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Oncolytic viruses target and kill cancer cells without harming healthy cells by promoting an immune response against a tumor. However, they only work in a minority of patients. Findings from a new study identify potential mechanisms underlying the varied response to oncolytic virus therapies.
The authors of the cell study investigated the role of cancer-associated fibroblasts, a type of cell involved in the body’s immune and inflammatory responses. They infected cancer cells with herpes simplex virus, the only FDA-approved oncolytic virus, to determine how the fibroblasts mediate the tumor’s response to the virus.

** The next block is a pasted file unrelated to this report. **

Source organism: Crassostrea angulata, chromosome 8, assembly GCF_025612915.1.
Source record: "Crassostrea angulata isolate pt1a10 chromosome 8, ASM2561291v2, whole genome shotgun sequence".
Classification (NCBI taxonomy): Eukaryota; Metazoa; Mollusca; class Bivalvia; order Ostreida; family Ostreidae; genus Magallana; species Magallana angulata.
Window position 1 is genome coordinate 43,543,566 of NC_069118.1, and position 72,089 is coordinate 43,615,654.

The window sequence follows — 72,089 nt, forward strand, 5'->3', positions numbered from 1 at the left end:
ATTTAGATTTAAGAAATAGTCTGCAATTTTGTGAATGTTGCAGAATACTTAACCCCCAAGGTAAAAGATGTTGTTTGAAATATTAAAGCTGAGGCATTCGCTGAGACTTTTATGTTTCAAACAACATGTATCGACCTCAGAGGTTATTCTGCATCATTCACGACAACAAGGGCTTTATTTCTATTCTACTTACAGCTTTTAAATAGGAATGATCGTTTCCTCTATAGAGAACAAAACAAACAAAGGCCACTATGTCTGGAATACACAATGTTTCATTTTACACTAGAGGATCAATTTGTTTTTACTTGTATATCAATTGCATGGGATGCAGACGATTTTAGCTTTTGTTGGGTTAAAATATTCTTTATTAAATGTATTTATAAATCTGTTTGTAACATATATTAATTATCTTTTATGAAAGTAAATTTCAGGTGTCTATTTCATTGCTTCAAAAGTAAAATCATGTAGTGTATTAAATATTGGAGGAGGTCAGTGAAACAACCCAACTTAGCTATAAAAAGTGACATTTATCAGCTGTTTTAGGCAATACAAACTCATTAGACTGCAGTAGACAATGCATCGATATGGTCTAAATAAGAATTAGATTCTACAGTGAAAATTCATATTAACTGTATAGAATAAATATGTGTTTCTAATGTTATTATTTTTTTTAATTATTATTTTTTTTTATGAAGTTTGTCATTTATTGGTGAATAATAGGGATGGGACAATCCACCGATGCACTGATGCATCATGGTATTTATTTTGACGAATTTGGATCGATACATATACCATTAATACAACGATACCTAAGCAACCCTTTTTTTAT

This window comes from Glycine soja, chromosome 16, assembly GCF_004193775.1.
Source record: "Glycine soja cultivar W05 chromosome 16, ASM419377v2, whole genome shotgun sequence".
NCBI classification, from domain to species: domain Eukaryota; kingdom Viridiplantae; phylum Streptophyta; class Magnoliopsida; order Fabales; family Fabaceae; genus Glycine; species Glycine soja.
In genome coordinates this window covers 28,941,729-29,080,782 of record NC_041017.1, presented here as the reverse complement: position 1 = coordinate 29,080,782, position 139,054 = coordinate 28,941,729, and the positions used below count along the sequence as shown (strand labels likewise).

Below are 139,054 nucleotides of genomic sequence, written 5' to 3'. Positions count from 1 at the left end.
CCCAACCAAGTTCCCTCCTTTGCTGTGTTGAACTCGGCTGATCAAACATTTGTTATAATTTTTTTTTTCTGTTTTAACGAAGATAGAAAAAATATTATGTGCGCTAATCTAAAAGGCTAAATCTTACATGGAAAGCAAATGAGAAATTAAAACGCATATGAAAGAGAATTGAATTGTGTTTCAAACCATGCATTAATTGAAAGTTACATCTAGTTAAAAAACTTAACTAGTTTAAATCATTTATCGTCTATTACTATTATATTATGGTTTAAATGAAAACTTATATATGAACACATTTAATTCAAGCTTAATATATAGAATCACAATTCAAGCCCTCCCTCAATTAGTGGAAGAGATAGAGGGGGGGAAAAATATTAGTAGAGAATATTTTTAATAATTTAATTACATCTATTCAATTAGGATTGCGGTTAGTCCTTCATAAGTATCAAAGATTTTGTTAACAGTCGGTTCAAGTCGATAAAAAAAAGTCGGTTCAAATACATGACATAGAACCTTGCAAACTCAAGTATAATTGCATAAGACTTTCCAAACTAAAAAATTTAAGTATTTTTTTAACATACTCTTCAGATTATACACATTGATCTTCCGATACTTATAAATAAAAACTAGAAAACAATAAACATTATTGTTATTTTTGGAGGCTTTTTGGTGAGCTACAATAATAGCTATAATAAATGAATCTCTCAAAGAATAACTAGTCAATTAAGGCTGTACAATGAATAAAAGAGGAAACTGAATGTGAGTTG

They found that when fibroblasts come in contact with cancer cells, they activate pathways that mediate the expression of proinflammatory cytokines such as interferon beta-1. Interferons are proteins produced by the body’s cells as a defensive response to viruses. The ensuing inflammation prevents the virus from invading and replicating in the cancer cell, undermining the pathogen’s efficacy.
These findings identify potential mechanisms that mediate the body’s response to oncolytic viruses and suggest that targeting the pathways that mediate the expression of proinflammatory cytokines might be useful in future cancer therapies.
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